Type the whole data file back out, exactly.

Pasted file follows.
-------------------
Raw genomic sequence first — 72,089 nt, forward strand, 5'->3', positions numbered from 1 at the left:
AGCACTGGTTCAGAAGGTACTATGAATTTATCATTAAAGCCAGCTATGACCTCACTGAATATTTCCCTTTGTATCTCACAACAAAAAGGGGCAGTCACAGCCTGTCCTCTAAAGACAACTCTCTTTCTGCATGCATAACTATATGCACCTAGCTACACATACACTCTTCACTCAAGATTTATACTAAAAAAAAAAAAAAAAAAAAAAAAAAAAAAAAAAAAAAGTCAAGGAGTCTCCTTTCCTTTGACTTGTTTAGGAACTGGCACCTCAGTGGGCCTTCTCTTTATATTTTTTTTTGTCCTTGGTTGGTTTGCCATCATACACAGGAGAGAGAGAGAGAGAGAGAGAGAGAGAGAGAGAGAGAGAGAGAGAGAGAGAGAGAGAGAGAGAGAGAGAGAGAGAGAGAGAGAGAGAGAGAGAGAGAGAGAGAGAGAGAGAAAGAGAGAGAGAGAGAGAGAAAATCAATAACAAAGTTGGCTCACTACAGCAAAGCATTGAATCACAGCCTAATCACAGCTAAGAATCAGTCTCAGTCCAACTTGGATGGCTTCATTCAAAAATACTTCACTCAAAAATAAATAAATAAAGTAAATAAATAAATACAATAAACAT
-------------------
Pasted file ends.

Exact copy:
Raw genomic sequence first — 72,089 nt, forward strand, 5'->3', positions numbered from 1 at the left:
AGCACTGGTTCAGAAGGTACTATGAATTTATCATTAAAGCCAGCTATGACCTCACTGAATATTTCCCTTTGTATCTCACAACAAAAAGGGGCAGTCACAGCCTGTCCTCTAAAGACAACTCTCTTTCTGCATGCATAACTATATGCACCTAGCTACACATACACTCTTCACTCAAGATTTATACTAAAAAAAAAAAAAAAAAAAAAAAAAAAAAAAAAAAAAAGTCAAGGAGTCTCCTTTCCTTTGACTTGTTTAGGAACTGGCACCTCAGTGGGCCTTCTCTTTATATTTTTTTTTGTCCTTGGTTGGTTTGCCATCATACACAGGAGAGAGAGAGAGAGAGAGAGAGAGAGAGAGAGAGAGAGAGAGAGAGAGAGAGAGAGAGAGAGAGAGAGAGAGAGAGAGAGAGAGAGAGAGAGAGAGAGAGAGAGAGAGAGAAAGAGAGAGAGAGAGAGAGAAAATCAATAACAAAGTTGGCTCACTACAGCAAAGCATTGAATCACAGCCTAATCACAGCTAAGAATCAGTCTCAGTCCAACTTGGATGGCTTCATTCAAAAATACTTCACTCAAAAATAAATAAATAAAGTAAATAAATAAATACAATAAACAT